FIBA bans players, coaches for basketball brawl in Manila

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In this July 2, 2018, file photo, Philippines and Australian basketball players react during their FIBA World Cup qualifying basketball game in Bocaue township, Bulacan province, north of Manila, Philippines. (AP Photo/Bullit Marquez)
In this July 2, 2018, file photo, Philippines and Australian basketball players react during their FIBA World Cup qualifying basketball game in Bocaue township, Bulacan province, north of Manila, Philippines. (AP Photo/Bullit Marquez)

Melbourne, Australia (AP) — Thirteen basketball players and two coaches were suspended and fined Thursday, and sanctions were imposed on the national federations of the Philippines and Australia after a brawl during an Asian qualifier for the sport’s World Cup.

Video of the brawl on July 2 was widely played around the world, with punches thrown, chairs tossed at players from the crowd, and security needed to restore order.

Ten Philippines players were suspended: Japeth Aguilar and Matthew Wright (one game each); Terence Romeo, Jayson Castro William, Andray Blatche and Jeth Rosario (three games each); Roger Pogoy, Carl Cruz and Jio Jalalon (five games each); Calvin Abueva (six games, because of prior unsportsmanlike behavior in a FIBA competition).

FIBA, the sport’s governing body, said Philippines assistant coach Joseph Uichico was suspended for three games for unsportsmanlike behavior. Head coach Vincent “Chot” Reyes was suspended for one game and fined for unsportsmanlike behavior, as was the national federation.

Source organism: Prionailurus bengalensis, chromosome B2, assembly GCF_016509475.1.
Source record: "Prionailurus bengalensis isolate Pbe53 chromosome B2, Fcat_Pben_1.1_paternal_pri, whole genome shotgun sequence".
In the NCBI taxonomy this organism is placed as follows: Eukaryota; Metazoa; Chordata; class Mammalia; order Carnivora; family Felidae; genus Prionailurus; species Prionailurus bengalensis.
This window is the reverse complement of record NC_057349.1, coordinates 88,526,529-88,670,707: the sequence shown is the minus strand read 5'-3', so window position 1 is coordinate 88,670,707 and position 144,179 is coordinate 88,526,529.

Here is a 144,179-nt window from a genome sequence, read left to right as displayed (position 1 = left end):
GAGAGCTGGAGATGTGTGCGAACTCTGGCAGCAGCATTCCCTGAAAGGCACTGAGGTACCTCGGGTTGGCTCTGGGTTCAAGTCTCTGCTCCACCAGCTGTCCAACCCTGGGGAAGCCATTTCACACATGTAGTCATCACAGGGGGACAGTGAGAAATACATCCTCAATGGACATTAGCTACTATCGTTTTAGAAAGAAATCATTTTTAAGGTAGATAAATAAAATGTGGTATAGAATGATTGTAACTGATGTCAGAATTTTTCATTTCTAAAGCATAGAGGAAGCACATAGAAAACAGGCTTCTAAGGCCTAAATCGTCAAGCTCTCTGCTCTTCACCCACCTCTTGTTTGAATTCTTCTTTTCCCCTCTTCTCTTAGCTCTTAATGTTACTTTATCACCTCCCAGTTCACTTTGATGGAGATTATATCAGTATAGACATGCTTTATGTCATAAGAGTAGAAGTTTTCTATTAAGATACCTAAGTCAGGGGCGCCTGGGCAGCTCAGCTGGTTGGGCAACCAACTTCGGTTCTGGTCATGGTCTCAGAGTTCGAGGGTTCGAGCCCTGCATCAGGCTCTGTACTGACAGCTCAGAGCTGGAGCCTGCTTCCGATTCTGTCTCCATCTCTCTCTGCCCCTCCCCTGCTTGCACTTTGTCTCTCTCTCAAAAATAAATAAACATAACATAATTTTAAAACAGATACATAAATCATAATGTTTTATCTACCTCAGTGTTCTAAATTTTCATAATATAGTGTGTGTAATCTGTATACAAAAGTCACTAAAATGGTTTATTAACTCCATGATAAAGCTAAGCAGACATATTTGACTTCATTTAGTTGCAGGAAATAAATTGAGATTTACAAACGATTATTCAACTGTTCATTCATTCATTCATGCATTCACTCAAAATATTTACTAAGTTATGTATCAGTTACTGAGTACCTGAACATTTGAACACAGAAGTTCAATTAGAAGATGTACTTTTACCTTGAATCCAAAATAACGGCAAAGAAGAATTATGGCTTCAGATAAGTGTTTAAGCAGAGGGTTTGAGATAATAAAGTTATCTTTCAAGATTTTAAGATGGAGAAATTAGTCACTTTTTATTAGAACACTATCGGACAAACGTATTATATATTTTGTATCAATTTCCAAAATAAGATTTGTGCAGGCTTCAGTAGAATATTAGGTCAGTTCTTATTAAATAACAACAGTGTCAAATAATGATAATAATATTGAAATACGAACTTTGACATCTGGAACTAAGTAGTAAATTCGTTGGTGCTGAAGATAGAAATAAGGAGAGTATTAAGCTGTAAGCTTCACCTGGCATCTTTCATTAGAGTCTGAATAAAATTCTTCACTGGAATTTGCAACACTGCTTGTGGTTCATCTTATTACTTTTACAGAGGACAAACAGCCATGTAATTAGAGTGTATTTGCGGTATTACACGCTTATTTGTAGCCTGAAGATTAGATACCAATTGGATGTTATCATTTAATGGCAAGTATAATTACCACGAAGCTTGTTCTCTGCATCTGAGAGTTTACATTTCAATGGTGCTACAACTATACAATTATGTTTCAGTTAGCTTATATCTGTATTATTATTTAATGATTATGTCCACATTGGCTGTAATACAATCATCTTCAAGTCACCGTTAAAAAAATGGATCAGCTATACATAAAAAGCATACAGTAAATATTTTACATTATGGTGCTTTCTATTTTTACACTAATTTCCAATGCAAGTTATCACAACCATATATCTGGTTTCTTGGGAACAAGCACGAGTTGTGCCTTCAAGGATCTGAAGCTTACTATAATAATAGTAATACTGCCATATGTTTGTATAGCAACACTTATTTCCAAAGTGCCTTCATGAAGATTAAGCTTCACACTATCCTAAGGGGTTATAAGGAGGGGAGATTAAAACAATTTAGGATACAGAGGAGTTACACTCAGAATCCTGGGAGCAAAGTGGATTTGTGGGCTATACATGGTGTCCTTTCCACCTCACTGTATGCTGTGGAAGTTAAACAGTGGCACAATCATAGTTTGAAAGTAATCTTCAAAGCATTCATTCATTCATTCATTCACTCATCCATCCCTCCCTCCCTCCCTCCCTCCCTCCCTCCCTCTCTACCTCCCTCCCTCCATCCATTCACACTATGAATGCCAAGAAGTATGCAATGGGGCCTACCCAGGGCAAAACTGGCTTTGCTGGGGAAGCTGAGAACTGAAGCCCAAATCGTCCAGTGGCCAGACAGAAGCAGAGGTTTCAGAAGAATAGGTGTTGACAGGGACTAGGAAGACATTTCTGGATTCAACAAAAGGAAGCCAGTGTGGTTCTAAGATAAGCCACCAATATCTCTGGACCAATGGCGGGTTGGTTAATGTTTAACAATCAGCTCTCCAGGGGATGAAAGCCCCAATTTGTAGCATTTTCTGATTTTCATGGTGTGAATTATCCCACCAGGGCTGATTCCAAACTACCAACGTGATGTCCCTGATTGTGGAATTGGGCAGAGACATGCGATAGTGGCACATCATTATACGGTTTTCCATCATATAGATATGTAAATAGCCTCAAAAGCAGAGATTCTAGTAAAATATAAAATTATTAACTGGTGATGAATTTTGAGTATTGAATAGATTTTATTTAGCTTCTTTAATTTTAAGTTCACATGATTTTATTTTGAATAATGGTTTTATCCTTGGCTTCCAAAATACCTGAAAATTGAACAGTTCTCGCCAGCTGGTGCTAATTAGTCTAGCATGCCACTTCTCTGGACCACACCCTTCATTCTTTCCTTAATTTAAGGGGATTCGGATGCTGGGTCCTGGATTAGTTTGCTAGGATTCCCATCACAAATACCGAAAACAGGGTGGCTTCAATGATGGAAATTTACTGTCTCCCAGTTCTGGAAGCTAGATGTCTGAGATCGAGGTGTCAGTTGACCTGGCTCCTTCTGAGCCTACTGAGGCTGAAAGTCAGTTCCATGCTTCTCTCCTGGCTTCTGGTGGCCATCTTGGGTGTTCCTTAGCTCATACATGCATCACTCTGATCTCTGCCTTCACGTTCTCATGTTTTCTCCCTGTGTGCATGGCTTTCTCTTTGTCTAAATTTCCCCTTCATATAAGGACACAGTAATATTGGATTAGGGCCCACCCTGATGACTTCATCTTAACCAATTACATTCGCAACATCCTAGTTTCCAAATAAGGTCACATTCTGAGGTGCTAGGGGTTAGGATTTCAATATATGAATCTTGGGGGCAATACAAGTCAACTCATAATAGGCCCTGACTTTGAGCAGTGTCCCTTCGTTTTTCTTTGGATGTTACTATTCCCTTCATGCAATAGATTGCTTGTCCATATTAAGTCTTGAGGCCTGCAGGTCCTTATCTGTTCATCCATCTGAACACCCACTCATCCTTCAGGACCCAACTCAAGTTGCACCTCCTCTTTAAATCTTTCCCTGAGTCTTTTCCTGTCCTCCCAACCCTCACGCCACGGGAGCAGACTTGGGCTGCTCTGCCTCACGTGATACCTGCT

Philippines federation president Al Panlilio said later Thursday in Manila that “it could have been worse.”

“FIBA was quite fair in the process,” he said, adding he wasn’t sure if the federation would appeal.

Australian player Daniel Kickert was given a five-match ban for unsportsmanlike behavior. Basketball Australia said Milwaukee Bucks forward Thom Maker received a three-game ban and Chris Goulding a one-game suspension. Basketball Australia was also fined $110,000 for removing floor decals a day before the game.

Kickert was seen elbowing a Philippines player in response to a foul on Goulding before the brawl erupted.

Basketball Australia chief executive Anthony Moore said it was unlikely the organization would appeal the bans.

“As we stated at the outset, Basketball Australia sincerely regrets the incident,” Moore said.

“We acknowledge the sanctions handed down against Australian players and acknowledge the sanctions imposed against Philippines players and officials involved in the incident. We are seeking further clarification from FIBA about possible sanctions against other officials and fans involved in the incident.”